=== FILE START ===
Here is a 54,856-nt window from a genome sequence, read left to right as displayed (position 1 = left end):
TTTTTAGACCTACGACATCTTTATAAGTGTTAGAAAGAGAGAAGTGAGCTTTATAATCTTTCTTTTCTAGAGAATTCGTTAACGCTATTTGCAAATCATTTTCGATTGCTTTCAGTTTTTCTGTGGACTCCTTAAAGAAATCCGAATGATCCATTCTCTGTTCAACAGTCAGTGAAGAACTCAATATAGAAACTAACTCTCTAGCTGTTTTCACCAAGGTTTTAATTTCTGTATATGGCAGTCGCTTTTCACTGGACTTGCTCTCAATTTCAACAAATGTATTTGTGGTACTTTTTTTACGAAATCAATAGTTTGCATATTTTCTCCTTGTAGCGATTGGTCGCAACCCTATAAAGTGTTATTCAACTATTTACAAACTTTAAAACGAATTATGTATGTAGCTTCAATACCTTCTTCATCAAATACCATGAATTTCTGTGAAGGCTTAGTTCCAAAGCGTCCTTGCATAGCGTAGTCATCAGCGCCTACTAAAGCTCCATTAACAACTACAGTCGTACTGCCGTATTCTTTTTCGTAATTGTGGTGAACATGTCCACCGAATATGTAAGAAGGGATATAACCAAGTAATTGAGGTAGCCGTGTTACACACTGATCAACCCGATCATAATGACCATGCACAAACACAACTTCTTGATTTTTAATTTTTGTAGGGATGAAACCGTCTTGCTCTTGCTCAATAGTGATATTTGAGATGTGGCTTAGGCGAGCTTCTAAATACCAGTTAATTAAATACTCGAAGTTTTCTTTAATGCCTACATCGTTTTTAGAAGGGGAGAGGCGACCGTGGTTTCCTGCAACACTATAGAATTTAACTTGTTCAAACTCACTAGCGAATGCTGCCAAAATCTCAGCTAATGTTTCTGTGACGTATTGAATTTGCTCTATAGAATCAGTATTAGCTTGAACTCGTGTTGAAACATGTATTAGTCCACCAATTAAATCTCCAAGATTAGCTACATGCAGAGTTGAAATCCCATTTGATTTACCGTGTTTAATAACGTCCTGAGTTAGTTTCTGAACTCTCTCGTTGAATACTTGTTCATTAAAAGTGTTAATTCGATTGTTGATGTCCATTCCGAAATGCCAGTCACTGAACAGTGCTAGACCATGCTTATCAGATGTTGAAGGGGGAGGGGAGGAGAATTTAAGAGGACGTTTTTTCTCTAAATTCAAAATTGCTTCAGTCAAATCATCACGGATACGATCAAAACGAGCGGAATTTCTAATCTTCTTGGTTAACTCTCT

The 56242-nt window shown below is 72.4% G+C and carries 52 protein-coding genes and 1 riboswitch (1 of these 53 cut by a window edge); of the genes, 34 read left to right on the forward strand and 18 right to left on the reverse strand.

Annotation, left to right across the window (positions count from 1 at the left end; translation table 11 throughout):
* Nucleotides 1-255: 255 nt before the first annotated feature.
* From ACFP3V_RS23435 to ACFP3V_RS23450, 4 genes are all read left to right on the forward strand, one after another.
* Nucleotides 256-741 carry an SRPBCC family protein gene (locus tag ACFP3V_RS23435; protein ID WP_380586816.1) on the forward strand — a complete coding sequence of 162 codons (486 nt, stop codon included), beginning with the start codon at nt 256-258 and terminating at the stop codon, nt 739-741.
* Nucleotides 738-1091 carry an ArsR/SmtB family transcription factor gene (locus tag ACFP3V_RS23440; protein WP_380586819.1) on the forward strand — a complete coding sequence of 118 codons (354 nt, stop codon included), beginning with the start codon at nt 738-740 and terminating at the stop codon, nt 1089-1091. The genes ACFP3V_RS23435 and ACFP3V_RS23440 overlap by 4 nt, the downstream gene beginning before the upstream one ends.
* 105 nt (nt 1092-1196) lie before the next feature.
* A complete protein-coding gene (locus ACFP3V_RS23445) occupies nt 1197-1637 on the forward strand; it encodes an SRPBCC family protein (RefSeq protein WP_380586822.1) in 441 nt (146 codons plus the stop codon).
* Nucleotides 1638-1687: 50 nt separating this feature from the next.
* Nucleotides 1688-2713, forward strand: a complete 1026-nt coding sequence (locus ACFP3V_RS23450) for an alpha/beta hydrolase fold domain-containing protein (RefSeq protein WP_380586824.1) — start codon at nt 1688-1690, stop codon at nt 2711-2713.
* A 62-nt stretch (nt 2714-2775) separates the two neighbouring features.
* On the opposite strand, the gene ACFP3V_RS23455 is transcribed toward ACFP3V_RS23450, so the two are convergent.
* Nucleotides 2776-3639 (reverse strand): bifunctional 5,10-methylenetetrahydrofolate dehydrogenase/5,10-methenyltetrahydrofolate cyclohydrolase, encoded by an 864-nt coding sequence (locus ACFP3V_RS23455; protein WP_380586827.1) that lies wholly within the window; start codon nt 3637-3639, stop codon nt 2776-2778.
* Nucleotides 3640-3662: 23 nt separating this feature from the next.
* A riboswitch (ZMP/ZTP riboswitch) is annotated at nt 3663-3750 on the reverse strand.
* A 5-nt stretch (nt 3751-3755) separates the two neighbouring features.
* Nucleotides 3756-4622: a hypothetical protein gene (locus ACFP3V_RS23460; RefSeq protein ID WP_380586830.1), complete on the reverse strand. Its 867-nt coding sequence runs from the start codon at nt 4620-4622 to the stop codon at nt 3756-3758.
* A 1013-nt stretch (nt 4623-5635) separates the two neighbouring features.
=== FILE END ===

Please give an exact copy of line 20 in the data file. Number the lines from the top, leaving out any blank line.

* A 1013-nt stretch (nt 4623-5635) separates the two neighbouring features.